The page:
So I hadn’t actually gotten around to seeing the first installment, Percy Jackson & The Olympians: The Lightening Thief, but I figured I should watch that before seeing the sequel. This isn’t a review of the first one, but I feel a little mood-setting is warranted here: I thought Lightening Thief was just awful. The acting was wooden, the dialogue was forced, and the only times I laughed were due to how awful it was, or because the satyr was bleating (because really, seeing a half-man/half-goat literally BLEAT was just great… almost as hilarious as goats that scream like humans). Having watched that mere days before I was going to watch the sequel left me with some (admittedly well-deserved) worry about what kind of mess Sea of Monsters was going to be. I must say, though, I was happily surprised!
Sea of Monsters brings us back to camp Half-Blood some time after the end of the first movie, when Percy saved Olympus, and the world, from some hot and heavy god-on-god warring. You’d think this would earn the kid some R&R, and at the very least, a place among heroes. But, nope, he’s back to the grind, getting outdone in everything by Clarisse, daughter of Ares. Much like the real world, he seems to be going the way of the one-hit wonder. It doesn’t help that another supposed son of Poseidon shows up, and isn’t what anyone expected. Apparently if you get a Greek God and a nature spirit good and drunk together, the end result is a cyclops. So Percy’s half-brother is a monster, he keeps getting bested by a girl, and his father won’t talk to him anymore, for some reason. All seems bleak for our dearest demi-god. Until, that is, a gigantic mechanical bull (not the kind you ride while drunk in a bar, sadly) breaks through the magical barrier (the one that protects the camp and it’s special inhabitants from all the monsters trying to kill them) and tries to kill them. After the bull is dealt with, the camp discovers that the tree the barrier is based on has been poisoned, and unless they can heal it, the barrier will get weaker and weaker until it is gone completely. The only cure for the tree? No, not some fancy Greek fertilizer; it’s The Golden Fleece. Percy and friends to the rescue, right? Now’s time for him to win back all the glory and honor he’s lost, right? Think again!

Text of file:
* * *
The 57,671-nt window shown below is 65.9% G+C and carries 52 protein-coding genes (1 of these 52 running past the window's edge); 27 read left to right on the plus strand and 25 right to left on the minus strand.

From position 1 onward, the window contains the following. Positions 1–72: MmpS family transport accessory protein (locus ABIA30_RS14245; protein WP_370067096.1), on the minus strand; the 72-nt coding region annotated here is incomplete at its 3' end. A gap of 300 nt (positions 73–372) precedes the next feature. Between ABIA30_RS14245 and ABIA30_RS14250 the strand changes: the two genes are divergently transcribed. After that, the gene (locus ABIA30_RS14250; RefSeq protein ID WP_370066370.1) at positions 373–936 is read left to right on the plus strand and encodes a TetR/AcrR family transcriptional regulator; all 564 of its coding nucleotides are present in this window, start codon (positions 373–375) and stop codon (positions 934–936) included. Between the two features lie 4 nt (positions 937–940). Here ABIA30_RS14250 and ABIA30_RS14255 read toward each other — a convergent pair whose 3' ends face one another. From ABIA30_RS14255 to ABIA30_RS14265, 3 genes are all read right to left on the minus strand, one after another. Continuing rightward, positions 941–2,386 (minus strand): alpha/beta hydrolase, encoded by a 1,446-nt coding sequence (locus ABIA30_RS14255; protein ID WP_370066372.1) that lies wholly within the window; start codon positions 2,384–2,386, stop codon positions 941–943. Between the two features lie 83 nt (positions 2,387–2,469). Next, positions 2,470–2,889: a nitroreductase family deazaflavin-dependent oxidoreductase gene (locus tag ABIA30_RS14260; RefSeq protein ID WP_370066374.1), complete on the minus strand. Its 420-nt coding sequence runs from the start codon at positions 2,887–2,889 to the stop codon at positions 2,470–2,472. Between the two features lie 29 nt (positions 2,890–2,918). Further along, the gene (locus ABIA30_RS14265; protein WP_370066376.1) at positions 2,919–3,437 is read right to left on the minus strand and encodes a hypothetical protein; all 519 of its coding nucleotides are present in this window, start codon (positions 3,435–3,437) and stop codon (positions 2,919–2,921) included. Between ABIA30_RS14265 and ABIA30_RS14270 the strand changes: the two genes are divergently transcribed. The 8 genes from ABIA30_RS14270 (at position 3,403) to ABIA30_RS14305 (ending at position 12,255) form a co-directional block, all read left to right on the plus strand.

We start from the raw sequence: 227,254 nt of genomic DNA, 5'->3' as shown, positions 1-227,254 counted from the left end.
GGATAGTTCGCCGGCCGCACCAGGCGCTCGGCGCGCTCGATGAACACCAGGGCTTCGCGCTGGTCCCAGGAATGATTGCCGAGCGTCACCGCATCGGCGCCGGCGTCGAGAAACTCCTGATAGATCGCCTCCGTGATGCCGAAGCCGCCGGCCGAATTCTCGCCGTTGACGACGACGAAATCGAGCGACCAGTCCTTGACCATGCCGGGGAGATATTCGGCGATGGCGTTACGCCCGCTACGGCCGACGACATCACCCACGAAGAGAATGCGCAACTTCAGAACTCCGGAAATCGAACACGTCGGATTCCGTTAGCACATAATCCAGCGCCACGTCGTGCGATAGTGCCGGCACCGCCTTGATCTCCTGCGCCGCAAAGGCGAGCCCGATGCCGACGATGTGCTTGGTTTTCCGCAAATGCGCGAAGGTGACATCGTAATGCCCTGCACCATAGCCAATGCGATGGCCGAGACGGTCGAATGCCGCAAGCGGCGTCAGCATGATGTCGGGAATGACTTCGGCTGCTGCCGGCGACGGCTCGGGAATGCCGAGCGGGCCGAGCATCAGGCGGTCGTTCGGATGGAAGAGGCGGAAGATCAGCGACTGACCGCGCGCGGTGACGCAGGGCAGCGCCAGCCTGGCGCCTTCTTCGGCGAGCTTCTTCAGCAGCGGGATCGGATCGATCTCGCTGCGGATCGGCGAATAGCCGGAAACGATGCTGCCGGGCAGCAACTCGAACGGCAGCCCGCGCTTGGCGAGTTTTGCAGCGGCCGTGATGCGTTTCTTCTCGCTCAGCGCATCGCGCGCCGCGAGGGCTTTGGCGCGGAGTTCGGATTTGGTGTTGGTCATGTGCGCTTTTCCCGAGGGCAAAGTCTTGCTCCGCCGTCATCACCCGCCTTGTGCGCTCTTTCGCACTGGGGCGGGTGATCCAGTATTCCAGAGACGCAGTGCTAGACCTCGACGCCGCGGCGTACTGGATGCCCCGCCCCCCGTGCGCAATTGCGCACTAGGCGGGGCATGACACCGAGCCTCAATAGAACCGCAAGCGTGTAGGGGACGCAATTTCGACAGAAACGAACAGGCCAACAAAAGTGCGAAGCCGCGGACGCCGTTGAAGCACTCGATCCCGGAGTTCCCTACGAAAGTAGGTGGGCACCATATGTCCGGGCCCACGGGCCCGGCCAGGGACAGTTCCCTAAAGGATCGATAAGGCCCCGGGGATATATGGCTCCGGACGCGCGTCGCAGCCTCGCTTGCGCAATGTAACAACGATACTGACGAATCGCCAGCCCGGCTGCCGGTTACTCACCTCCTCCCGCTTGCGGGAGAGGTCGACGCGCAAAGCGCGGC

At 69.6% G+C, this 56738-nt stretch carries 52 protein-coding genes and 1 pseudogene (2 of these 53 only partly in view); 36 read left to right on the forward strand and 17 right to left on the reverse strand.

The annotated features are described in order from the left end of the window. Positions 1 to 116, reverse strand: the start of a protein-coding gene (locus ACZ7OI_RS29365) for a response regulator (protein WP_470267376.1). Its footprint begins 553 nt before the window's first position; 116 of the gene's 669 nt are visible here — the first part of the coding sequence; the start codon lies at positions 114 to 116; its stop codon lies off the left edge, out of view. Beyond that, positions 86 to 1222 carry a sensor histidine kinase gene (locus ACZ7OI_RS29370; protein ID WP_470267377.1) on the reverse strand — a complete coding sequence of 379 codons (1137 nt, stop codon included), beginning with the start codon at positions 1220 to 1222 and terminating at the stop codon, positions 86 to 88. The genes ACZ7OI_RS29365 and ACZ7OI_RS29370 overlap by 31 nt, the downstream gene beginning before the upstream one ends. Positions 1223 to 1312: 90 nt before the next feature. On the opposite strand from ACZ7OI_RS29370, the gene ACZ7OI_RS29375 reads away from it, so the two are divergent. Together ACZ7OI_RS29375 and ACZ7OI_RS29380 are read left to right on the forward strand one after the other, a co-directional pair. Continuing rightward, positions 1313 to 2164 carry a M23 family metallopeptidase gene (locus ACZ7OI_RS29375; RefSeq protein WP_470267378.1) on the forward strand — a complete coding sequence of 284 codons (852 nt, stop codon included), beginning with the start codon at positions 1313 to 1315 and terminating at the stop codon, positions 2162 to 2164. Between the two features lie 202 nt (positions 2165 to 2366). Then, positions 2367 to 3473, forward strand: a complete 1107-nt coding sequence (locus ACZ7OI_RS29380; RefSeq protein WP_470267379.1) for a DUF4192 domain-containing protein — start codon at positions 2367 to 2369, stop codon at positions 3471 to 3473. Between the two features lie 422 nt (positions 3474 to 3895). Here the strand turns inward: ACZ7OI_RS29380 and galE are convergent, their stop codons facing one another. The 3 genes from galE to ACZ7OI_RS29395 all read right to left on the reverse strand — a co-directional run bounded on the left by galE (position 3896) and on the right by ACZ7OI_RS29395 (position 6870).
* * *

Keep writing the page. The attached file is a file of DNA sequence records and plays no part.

While the performance by our leading lad still seems fairly wooden, and our leading lady is positively melodramatic, the rest of the cast finds a better note this time around. A recast of centaur/teacher Chiron made me “squee” a bit, as the glum Pierce Brosnan has been replaced by Giles! I mean, Anthony Head, of course. But really, he’s Giles, with longer hair, and the lower body of a horse, so, no complaints here! Stanley Tucci steps up as the recast Mr. D (Dionysus, that is), and is brilliant, as always. By far, though, my favorite character in this installment is the inestimable Nathan Fillion. Do you really care who he plays? I didn’t think so. All Hail Fillion! Anywho, his turn in this flick was pee-your-pants-a-little funny! And do make sure to keep an ear out for a certain TV show reference (can someone please tell me how he can ALWAYS do those, in whatever he’s in?!)!
So as a last overview/opinion: If you liked the first one, go see it. If you haven’t seen the first one, but this review made it sound good, watch the first one, then go see this one. If you’ve seen every other movie in theaters right now and are totally bored, go see it. But no matter which one you are, don’t bother paying extra for 3D, it doesn’t add anything to an already entertaining experience.
For the better storyline, for the surprisingly good action sequences, and for Head, Tucci, and most of all Fillion, I give Percy Jackson: Sea of Monsters…
7.5 out of 11
About Percy Jackson: Sea of Monsters
Synopsis: In order to restore their dying safe haven, the son of Poseidon and his friends embark on a quest to the Sea of Monsters to find the mythical Golden Fleece while trying to stop an ancient evil from rising.
Directors: Thor Freudenthal
Writers: Mark Guggenheim (screenplay), Rick Riordan (based upon the novel “Percy Jackson and the Olympians: The Sea of Monsters”)
Stars: Logan Lerman, Alexandra Daddario, Douglas Smith, Nathan Fillion
Runtime: 106 Min